12/11/07

My Writing Life is Like Playing Pinball

Inland Empire Girl posed this sibling assignment to Raymond Pert and myself. What does your writing life consist of? What works for you? What advice would you share with other writers? You can find IEG's here, and RP's here.
As I think about my writing life, it reminds me of playing a game of pinball.

I pull back the plunger and I let the ball of ideas shoot out onto the playfield.

And it ricochets around for a while.

If I’m lucky, it lands in a target, lights flash, and I earn some points.

Those are the days I write something of use.

I have no set time to write.

But I write all the time, almost every day.

I write a little bit of this, and a little bit of that.

I earn some points the days…

I write a newspaper article.

I write a blog post.

More lights flash if I do the following…

I write a play.

I write a Christmas program at church.

I create a video.

But often the ball of ideas come out, and the board is like my mind, with that ball going back and forth, and, if I’m good enough, I don’t lose the idea because I keep thinking of it, and flipping it back into my mind to germinate.

A lot of my writing happens in my head, and my ideas kick around there for days, weeks, months, sometimes years.

Then I sit down and have some time to devote to a particular project I am writing, and it seems to flow out. Then I become “The Pinball Wizard”. I’m in the zone. Everything comes together and it is as if my body and the pinball machine become one, and I keep racking up points, and lights flash, and bells ring, no tilting, and I earn all kinds of bonus points and replays.

“He stands like a statue
Becomes part of the machine
Feeling all the bumpers
Always playing clean
He plays by intuition
The digit counters fall
That deaf, dumb and blind kid
Sure plays a mean pinball”

My writing is often very intuitive. I just let it develop. I think some research has often been done, but again, it has rolled around in my head for a while, then comes out in the form of something written.

That is how I wrote my play. I thought about it, consciously and subconsciously for months, then had a Saturday where I could sit, uninterrupted for a day, and I wrote the first draft in a day.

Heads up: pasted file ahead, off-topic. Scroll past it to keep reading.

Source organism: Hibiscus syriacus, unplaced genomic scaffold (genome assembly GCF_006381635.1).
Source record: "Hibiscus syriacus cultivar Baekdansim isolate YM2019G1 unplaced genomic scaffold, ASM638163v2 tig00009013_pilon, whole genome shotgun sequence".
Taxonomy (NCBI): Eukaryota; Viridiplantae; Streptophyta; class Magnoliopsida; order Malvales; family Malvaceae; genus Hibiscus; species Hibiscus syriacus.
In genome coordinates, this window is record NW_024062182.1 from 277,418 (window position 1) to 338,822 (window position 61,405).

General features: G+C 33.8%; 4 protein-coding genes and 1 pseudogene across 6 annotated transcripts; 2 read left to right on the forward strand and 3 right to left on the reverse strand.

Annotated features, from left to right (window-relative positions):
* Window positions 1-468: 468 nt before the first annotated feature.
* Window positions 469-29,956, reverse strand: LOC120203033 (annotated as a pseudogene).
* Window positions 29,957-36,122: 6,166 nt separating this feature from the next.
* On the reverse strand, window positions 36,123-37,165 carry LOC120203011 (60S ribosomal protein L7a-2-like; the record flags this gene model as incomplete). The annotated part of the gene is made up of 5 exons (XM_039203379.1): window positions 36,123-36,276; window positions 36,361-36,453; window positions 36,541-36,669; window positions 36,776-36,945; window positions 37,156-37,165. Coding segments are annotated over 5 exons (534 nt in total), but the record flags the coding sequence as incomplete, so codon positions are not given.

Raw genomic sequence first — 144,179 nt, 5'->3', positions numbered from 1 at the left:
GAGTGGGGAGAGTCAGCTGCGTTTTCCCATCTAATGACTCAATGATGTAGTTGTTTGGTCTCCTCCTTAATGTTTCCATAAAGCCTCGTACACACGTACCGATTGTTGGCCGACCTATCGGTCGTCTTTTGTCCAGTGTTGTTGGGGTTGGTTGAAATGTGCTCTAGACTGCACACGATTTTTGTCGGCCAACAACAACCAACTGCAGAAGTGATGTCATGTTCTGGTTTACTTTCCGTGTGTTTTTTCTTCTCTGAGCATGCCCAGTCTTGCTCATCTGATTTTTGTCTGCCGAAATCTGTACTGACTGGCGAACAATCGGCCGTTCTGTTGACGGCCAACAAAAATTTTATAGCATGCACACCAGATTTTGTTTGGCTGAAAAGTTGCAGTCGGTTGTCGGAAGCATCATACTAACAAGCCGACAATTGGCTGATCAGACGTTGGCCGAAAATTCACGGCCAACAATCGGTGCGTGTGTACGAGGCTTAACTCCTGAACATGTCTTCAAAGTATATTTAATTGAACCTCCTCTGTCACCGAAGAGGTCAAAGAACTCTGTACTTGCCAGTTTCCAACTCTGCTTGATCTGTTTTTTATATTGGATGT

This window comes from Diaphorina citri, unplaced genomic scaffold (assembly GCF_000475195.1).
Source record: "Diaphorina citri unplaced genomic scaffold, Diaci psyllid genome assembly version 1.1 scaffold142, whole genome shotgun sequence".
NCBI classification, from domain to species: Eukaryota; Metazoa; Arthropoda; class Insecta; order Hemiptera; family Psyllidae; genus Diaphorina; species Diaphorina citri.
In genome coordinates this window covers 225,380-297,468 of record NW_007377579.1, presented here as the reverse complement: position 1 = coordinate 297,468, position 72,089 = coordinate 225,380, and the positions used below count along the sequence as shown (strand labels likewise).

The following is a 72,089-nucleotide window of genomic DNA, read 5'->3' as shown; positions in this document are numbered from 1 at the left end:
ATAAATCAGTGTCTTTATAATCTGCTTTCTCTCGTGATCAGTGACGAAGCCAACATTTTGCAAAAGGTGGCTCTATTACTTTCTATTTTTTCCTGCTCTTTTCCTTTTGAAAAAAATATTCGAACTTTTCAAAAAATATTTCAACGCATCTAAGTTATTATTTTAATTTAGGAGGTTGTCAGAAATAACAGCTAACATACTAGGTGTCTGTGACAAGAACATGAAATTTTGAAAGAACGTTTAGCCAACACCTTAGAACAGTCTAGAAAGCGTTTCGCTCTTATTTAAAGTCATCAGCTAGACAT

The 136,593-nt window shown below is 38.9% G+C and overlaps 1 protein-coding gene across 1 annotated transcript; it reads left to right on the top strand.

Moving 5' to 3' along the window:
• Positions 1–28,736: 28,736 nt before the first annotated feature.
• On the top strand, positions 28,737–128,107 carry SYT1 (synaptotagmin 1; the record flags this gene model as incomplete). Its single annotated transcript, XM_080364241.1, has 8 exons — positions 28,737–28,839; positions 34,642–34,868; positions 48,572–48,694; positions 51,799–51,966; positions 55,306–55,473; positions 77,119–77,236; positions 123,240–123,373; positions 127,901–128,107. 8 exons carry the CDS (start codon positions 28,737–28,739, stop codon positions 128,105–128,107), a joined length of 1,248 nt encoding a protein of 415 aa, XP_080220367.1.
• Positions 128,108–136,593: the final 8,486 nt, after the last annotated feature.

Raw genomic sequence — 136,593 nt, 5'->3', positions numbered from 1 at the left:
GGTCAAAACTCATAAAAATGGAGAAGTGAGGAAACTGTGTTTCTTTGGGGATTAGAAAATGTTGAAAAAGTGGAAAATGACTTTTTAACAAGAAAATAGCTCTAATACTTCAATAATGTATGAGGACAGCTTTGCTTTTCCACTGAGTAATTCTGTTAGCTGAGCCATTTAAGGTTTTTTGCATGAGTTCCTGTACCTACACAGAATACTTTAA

I have been writing a book for a few years. Currently, one of my characters is going to be a psychopath. I research a bit here and there on the subject, and try and remember all the creepy men Ann Rule has written about in her many books.

I’m always writing short little performances for events in our community that PKR and I are asked to perform at, such as a Harvest Party at church, a Cabaret at the Wallace Elks, or a skit at school telling about my GEAR UP program.

It is fun to take a song and rewrite the words to make it fit a certain performance.

But there are times and a need to journal, and write down what is going on in my life. My journaling is writing letters to God. He is my audience.

There are so many things I want to write.

I have so many ideas floating around in my head.

Ping, ping, ping.

And that is my problem sometimes.

Ping, ping.

I find it hard to focus, because there are so many things I want to write about, and stories I am developing in my head, that it gets overwhelming at times.

Ping, ping, ping, ping, ping.

But then, I find those rare occasions when I do have a day I can sit down, and it all comes out at once.

What advice do I have for other writers?

Write. I don’t care what you write, but just write. And try and do something every day.

Read. Read authors who write well. I think you soak it in whether you realize it or not.

Experience creativity in many forms. Go to plays. Look at art. Listen to music. Read Shakespeare. See good movies. Watch good television.

Be a creative person, and live a creative life.

All of this will help you become a better writer.

1 comment:

Inland Empire Girl said...

What an excellent way to use the pinball analogy. I loved how you desribed all the ways you gather ideas and the tips you shared. Fabulous post.